A new study published in the Journal Scientific Reports has revealed that the recipe for Kohl was more diverse than previously thought.
Kohl, a dark eye cosmetic has been worn traditionally since the Protodynastic Period of Egypt by Egyptian queens and noble women. Kolh was not only applied for aesthetic reasons, but also for hygienic, therapeutic, and religious functions.
It is also widely used in the Middle East and North Africa, South Asia, West Africa, and the Horn of Africa as eyeliner to contour and/or darken the eyelids and as mascara for the eyelashes. The contents of kohl and various ways to prepare it differ based on tradition and country.
Researchers analysed the contents of 11 kohl containers from the Petrie Museum in London, covering a broad range of locations and periods from Ancient Egypt.
The samples were screened using Fourier Transform Infrared Spectroscopy (FTIR), followed by Electron Microscopy/Energy Dispersive X-Ray Spectroscopy (SEM/EDS), Powder X-Ray Diffractometry (PXRD) and Gas Chromatography/Mass Spectrometry (GC/MS). This allowed the team to characterise the inorganic and organic component materials and formulate the recipes used to produce Kohls.
The resulting data reveals that kohls were heterogeneous mixtures divided into three main groups based on the results of the FTIR analyses: (1) inorganic dominant, (2) mixed organic and inorganic, and (3) unknowns.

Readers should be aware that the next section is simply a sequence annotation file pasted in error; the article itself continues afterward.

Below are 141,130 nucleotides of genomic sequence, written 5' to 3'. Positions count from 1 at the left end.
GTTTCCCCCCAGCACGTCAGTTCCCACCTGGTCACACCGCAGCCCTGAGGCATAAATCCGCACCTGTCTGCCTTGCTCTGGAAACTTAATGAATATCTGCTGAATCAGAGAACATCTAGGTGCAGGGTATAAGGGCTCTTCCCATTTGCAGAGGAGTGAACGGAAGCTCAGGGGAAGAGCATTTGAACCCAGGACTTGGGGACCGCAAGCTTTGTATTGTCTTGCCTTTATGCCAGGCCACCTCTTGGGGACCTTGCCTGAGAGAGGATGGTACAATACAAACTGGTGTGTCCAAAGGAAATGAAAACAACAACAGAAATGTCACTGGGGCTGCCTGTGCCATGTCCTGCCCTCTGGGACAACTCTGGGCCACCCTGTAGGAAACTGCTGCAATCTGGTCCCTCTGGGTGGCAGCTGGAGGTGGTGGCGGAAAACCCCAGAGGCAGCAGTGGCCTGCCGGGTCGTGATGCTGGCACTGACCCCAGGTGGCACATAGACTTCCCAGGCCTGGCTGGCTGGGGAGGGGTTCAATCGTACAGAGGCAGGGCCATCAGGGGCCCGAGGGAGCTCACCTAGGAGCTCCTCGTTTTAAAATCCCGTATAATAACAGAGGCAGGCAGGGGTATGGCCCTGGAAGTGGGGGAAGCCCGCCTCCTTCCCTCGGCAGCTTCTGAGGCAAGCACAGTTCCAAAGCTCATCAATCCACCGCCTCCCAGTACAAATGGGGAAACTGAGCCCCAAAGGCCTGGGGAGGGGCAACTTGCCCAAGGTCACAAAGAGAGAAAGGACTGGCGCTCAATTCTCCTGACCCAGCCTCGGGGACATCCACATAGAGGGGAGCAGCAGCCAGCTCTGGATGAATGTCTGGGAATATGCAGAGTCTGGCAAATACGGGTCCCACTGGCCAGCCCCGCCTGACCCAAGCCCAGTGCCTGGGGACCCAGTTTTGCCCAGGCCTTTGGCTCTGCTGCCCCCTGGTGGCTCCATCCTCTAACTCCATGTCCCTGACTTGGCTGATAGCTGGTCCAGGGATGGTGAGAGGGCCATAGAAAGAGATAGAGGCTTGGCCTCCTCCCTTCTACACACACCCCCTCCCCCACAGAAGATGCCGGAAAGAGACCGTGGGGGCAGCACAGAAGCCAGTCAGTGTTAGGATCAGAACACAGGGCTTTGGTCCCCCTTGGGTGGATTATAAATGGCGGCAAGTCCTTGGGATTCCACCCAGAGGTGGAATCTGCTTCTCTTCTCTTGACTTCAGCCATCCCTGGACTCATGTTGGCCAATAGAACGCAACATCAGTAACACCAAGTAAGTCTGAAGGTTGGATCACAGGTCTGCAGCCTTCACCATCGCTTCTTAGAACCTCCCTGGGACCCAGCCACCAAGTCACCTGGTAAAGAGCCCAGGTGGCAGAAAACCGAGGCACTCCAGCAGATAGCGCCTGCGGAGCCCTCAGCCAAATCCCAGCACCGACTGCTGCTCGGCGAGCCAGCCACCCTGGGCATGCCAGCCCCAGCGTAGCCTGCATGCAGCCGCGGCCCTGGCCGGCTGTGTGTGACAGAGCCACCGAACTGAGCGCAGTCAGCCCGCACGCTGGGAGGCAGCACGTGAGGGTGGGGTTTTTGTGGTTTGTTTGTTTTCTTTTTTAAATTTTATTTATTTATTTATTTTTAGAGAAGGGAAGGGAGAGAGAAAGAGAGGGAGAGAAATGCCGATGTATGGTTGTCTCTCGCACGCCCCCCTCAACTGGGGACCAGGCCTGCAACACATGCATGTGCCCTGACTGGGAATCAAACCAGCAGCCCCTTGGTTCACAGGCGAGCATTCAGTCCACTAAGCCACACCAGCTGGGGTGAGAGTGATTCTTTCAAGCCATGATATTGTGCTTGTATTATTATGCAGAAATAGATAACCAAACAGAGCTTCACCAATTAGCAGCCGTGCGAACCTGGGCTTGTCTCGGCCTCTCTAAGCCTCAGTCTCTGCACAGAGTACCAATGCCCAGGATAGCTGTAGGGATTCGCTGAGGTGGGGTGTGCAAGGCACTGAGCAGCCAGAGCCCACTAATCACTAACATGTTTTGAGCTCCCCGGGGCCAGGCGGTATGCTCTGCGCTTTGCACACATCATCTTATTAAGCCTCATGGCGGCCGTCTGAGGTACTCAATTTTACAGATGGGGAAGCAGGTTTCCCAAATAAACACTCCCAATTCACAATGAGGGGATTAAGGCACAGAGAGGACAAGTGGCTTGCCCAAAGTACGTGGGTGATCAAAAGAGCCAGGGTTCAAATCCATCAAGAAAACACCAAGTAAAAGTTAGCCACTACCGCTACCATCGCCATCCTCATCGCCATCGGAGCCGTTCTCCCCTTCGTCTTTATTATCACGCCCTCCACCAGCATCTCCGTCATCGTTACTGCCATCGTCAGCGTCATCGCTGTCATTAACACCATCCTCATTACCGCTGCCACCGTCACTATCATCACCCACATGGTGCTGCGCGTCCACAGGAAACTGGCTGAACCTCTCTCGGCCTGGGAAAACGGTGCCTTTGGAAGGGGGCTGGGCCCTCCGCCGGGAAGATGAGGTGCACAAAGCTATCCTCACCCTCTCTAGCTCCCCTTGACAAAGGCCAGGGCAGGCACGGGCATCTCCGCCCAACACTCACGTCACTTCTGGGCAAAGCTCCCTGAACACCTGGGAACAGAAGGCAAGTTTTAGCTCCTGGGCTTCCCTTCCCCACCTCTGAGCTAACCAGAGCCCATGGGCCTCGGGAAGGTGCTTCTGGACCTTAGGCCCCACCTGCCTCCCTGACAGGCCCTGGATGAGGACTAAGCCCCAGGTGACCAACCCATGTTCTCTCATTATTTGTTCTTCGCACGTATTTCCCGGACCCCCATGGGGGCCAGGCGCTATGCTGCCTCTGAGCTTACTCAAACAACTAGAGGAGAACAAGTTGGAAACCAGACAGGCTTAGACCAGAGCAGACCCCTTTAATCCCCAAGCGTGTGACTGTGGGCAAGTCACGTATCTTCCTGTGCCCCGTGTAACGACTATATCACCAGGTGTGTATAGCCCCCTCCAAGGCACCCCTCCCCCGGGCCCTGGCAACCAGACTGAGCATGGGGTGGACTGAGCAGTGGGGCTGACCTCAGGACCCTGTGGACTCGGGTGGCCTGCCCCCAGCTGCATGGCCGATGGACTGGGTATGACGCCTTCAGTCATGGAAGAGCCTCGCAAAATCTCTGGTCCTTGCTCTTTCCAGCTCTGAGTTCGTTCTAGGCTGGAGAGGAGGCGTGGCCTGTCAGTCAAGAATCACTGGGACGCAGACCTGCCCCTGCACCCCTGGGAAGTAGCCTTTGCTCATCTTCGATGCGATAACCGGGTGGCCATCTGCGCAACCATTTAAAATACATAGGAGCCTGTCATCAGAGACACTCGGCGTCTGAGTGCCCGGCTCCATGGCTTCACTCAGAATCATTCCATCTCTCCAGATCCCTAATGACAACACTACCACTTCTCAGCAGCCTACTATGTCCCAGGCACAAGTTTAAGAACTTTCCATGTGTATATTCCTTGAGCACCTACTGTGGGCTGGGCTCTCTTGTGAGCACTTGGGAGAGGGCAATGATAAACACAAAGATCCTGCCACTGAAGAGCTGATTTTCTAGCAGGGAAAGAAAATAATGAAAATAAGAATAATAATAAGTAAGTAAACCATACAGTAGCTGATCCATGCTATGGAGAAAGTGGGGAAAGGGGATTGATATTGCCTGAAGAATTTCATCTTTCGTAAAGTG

From an inorganic perspective, chemical analyses in the last few decades have identified a predominance of galena and other lead-based compounds in black kohls. The new study identified eight minerals previously not found in ancient kohl: biotite, paralaurionite, lizardite, talc, hematite, natroxalate, whewellite and glushinskite, in addition to silicon-based, manganese-based and carbon-based lead specimens.
The study also represents the first systematic study of organic components in kohls. It yielded six specimens that likely consist predominantly of organic materials such as plant oils and animal-derived fat. Taxonomically distinctive ingredients identified included Pinaceae resin and beeswax. All these findings point towards more varied recipes than initially thought and significantly shift our understanding of Ancient Egyptian kohls.
Header Image – Ancient Egyptian women wearing kohl, from a tomb mural in Thebes – Image Credit : Public Domain